Trump promotes logging as method for fire prevention, Newsom asks to “agree to disagree” on climate crisis at Sacramento briefing
by Katie Nelson
September 14, 2020
President Trump and California Governor Gavin Newsom met in Sacramento today to discuss fires in the state
Sacramento, California — Today, during a briefing on California fires with California Governor Gavin Newsom, members of CalFire, and representatives from the California Forest Management Task Force, President Trump promoted logging as a solution for future fire prevention and refused to acknowledge the climate crisis as a reason for the growing flames.
Though Newsom took to Twitter after the briefing to note that “climate change is REAL,” he requested that Trump “agree to disagree” about the subject of climate change when discussing the state’s fire response — a significant departure from previous interactions.
In response, Greenpeace Senior Forests Campaigner Dr. Amy Moas said:
“Any response to wildfires should focus on helping impacted communities and preparing for lasting climate impacts, not parroting talking points of a logging industry that is trying to gut environmental safeguards and increase logging on public lands under the guise of fire prevention.
“California’s forests and wildlands have suffered through decades of fire suppression, logging, and mismanagement, leading to more huge fires that impact the property and lives of too many individuals. Studies have shown that methods akin to ‘sweeping the floor’ do not reduce fires; rather, they put communities at higher risk. Climate change is neither a difference in opinion nor a partisan issue, and we need our leaders on both sides of the aisle to listen to the experts and pursue science-based solutions as we navigate its fallout — not voices of special interests trying to profit off a crisis.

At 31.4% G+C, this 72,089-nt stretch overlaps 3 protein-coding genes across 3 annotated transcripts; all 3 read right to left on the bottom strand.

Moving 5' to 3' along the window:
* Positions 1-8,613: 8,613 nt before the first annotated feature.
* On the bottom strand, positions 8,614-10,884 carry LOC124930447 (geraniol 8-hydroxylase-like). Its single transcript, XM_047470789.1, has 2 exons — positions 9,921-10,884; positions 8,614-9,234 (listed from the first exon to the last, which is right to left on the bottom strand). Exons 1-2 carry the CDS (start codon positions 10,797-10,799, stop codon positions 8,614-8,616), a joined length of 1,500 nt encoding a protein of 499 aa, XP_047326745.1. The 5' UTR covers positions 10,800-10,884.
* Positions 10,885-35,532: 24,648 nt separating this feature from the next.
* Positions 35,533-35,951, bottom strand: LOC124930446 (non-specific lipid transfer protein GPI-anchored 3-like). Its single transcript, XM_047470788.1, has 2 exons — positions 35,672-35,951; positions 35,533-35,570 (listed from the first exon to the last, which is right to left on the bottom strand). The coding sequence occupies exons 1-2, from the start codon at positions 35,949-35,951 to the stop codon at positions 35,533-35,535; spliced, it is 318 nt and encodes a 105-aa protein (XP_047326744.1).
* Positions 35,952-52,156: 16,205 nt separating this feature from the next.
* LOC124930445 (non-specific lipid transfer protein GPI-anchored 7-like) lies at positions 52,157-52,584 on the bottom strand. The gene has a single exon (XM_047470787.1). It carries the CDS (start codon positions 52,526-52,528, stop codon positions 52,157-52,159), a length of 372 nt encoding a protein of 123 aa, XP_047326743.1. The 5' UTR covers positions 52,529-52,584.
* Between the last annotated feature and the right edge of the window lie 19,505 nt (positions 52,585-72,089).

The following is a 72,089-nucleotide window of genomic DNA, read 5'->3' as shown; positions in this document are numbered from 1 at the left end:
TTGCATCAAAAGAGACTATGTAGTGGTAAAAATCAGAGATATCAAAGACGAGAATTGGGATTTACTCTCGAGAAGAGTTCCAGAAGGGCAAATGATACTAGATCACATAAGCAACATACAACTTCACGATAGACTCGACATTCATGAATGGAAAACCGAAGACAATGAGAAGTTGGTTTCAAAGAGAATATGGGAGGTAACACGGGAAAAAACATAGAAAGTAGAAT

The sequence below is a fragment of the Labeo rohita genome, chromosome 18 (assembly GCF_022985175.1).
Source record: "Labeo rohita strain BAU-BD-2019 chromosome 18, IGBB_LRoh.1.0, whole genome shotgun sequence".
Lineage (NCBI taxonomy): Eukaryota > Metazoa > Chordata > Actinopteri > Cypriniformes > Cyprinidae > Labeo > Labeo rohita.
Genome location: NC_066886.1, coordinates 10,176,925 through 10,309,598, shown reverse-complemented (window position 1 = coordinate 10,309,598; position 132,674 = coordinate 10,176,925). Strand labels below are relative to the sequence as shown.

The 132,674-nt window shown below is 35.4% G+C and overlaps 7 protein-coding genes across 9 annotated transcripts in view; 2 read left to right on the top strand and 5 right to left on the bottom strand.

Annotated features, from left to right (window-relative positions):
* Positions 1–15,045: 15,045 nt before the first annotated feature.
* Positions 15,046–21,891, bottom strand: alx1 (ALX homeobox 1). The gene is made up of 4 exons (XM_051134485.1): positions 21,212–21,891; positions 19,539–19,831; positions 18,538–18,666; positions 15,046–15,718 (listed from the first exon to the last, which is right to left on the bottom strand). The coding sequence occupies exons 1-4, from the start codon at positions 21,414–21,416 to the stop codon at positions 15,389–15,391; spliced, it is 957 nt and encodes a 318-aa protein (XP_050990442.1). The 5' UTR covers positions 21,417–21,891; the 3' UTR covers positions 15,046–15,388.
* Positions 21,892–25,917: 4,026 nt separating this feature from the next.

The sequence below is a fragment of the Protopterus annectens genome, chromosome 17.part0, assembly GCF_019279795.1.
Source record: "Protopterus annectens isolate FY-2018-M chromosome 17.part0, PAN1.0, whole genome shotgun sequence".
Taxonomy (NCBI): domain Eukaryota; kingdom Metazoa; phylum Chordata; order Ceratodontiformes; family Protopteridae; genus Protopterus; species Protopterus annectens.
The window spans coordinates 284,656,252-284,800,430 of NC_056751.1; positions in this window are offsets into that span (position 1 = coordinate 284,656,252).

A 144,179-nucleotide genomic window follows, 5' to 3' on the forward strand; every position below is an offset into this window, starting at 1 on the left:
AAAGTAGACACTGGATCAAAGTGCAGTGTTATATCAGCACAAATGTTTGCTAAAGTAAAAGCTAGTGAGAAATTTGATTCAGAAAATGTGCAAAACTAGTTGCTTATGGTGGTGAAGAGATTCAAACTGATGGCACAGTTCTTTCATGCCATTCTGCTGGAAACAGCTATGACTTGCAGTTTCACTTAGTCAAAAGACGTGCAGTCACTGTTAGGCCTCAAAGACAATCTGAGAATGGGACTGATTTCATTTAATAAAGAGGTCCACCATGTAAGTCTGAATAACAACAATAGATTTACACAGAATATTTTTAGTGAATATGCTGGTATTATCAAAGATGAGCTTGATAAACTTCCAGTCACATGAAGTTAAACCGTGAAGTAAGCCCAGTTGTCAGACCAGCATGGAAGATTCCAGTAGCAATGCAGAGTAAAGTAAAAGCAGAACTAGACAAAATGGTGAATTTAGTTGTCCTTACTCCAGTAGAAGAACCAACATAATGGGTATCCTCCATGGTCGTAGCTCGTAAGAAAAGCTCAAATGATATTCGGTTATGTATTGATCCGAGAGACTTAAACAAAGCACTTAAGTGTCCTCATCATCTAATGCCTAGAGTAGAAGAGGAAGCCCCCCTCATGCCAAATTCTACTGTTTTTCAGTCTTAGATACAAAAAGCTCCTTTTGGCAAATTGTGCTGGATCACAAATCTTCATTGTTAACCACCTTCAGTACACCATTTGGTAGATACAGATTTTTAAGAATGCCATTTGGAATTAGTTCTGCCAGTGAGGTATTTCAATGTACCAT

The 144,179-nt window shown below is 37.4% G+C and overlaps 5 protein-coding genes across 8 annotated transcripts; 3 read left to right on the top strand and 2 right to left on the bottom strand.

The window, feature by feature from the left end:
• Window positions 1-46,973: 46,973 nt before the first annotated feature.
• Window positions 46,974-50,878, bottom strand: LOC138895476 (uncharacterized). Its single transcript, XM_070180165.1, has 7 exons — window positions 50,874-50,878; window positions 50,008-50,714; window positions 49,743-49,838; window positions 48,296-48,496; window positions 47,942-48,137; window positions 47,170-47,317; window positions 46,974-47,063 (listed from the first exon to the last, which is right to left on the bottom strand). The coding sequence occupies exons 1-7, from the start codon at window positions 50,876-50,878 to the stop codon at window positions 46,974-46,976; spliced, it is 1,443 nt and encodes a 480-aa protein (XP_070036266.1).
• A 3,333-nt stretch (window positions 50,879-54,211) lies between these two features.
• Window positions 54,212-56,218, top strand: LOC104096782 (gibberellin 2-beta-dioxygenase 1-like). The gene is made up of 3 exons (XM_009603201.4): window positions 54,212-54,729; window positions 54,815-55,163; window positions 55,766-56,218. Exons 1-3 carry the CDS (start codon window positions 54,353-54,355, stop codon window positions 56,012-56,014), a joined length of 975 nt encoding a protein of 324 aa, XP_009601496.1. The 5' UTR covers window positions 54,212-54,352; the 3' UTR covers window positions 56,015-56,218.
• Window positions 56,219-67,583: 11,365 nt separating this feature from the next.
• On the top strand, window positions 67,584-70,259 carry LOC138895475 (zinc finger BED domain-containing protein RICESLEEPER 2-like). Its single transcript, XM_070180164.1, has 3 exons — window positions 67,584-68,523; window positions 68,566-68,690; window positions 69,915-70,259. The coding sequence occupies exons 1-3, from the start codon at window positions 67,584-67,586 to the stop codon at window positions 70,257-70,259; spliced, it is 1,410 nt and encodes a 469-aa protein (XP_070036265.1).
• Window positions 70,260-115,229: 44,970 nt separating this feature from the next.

“Intensified hurricanes, wildfires, droughts, and other extreme weather events are clear signals that we need to act on climate now. Communities across the United States are still reeling from events like Hurricane Laura and are currently navigating the largest California wildfire season in state history — all amidst a growing climate emergency and a global pandemic. Instead of working to solve these urgent problems, the Trump administration is actively rolling back climate protections, while the Newsom administration continues to expand fossil fuel infrastructure in the state.
“To stop climate chaos, we must hold those who have perpetuated both the climate crisis and have promoted false solutions accountable — including both Trump and Newsom.”
Currently, about 28 major fires are burning across California, and more than 3.3 million acres have burned this year alone. Updates on fire spread and containment in California can be found at https://www.fire.ca.gov/incidents/.
Updates on fires across the Western United States can be found here.
Local Air Quality Monitoring is available at https://www2.purpleair.com/.
To give fire affected communities an indication of where winds and weather will drive fires and their haze next, the Greenpeace Global Mapping Hub has created the Global Fire Dashboard.
Katie Nelson, Strategic Communications Specialist, Greenpeace USA: +1 (678) 644-1681, [email protected]